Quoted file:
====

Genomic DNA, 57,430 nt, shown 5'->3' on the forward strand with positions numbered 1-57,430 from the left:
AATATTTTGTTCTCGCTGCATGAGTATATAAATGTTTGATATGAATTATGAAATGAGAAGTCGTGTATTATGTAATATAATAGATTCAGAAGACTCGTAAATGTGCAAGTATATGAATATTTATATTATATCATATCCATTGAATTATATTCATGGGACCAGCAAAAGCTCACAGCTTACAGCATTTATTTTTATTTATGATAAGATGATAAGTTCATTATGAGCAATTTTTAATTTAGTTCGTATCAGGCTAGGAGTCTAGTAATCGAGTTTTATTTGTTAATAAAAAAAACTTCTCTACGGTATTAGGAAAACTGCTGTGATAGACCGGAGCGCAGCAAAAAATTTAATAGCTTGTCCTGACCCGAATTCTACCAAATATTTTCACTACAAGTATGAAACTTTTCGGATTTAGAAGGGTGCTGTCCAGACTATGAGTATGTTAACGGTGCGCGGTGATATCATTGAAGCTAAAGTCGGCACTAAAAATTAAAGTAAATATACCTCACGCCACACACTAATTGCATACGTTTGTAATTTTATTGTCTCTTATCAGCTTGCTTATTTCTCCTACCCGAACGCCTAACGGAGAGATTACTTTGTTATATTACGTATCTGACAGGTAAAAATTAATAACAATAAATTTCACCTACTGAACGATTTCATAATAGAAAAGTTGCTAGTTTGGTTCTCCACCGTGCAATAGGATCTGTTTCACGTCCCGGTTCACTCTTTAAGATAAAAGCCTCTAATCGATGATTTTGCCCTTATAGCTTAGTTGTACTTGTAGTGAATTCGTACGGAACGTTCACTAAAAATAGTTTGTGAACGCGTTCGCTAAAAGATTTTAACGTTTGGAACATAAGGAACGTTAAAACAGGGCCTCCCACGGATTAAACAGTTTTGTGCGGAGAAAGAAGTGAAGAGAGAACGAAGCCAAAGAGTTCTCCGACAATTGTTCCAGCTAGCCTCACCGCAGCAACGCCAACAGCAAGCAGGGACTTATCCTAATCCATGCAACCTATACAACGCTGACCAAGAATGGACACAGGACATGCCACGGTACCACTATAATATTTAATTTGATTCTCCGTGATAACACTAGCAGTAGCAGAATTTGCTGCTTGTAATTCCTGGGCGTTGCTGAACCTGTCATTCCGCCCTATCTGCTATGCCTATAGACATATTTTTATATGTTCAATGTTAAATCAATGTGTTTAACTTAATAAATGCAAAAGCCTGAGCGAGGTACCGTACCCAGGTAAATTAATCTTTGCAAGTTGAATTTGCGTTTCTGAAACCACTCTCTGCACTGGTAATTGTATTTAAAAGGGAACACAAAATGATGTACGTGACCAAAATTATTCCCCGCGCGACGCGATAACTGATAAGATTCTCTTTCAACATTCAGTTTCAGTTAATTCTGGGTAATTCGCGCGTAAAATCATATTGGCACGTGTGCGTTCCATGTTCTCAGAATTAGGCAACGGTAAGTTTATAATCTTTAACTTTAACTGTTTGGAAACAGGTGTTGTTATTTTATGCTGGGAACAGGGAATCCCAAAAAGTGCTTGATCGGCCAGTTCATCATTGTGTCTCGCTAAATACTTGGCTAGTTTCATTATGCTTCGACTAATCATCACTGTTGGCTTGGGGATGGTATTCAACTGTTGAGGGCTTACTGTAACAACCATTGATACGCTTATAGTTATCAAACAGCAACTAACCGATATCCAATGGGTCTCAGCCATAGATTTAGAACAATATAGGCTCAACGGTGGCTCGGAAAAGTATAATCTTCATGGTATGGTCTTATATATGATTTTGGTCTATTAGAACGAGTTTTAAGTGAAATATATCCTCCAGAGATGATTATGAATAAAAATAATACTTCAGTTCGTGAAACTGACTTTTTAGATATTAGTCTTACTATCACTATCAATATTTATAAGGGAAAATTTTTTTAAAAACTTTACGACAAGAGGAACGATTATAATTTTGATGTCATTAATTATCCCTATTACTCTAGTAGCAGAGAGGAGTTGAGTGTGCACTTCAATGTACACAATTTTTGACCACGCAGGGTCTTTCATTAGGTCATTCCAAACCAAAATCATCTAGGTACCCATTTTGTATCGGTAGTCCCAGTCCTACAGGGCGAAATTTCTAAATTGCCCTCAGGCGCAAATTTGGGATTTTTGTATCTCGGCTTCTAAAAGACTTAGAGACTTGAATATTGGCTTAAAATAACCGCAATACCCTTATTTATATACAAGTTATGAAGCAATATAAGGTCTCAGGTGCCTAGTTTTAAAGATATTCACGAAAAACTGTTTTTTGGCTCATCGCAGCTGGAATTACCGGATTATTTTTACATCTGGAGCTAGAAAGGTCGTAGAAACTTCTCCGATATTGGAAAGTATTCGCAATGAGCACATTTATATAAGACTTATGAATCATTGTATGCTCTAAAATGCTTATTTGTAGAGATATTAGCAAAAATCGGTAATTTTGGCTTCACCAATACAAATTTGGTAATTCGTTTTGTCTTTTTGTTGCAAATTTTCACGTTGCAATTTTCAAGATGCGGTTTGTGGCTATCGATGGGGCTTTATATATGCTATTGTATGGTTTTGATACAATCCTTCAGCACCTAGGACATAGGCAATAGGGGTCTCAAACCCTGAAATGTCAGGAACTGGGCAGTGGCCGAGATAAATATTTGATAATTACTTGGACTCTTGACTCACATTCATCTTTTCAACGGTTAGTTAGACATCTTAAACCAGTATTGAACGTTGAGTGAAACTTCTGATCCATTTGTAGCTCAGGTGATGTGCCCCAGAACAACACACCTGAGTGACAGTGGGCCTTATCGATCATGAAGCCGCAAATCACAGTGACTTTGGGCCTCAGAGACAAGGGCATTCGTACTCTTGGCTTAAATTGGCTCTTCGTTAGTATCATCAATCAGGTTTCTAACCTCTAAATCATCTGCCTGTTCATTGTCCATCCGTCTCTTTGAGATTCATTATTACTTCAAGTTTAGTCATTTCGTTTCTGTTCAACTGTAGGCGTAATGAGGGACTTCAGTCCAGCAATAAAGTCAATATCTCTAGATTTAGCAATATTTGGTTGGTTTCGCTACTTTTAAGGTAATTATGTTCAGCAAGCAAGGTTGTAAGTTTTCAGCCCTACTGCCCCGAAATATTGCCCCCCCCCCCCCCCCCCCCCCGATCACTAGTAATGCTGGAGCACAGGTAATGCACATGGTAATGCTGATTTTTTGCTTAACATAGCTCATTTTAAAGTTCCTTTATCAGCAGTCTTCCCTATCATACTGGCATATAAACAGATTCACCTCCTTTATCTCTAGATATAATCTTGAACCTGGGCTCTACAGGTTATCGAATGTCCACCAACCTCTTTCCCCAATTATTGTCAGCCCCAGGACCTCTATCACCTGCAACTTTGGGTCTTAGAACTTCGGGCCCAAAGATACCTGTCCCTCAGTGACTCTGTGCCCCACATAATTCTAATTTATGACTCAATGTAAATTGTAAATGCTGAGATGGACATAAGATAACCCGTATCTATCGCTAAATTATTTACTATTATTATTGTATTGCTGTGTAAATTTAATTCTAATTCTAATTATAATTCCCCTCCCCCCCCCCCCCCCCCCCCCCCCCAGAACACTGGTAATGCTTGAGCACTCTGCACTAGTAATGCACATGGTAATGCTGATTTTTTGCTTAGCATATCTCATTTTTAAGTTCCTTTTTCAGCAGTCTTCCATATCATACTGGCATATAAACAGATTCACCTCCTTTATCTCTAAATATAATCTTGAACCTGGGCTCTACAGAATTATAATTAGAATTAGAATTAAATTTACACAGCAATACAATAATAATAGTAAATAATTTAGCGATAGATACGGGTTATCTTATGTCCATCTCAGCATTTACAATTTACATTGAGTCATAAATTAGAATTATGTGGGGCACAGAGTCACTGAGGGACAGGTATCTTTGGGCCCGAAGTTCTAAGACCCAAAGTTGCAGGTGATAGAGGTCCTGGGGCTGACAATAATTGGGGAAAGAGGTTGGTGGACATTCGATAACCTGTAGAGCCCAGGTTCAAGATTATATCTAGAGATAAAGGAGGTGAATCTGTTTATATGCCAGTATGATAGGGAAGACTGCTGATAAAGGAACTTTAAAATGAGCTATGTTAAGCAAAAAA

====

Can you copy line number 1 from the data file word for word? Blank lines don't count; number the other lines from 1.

Genomic DNA, 57,430 nt, shown 5'->3' on the forward strand with positions numbered 1-57,430 from the left: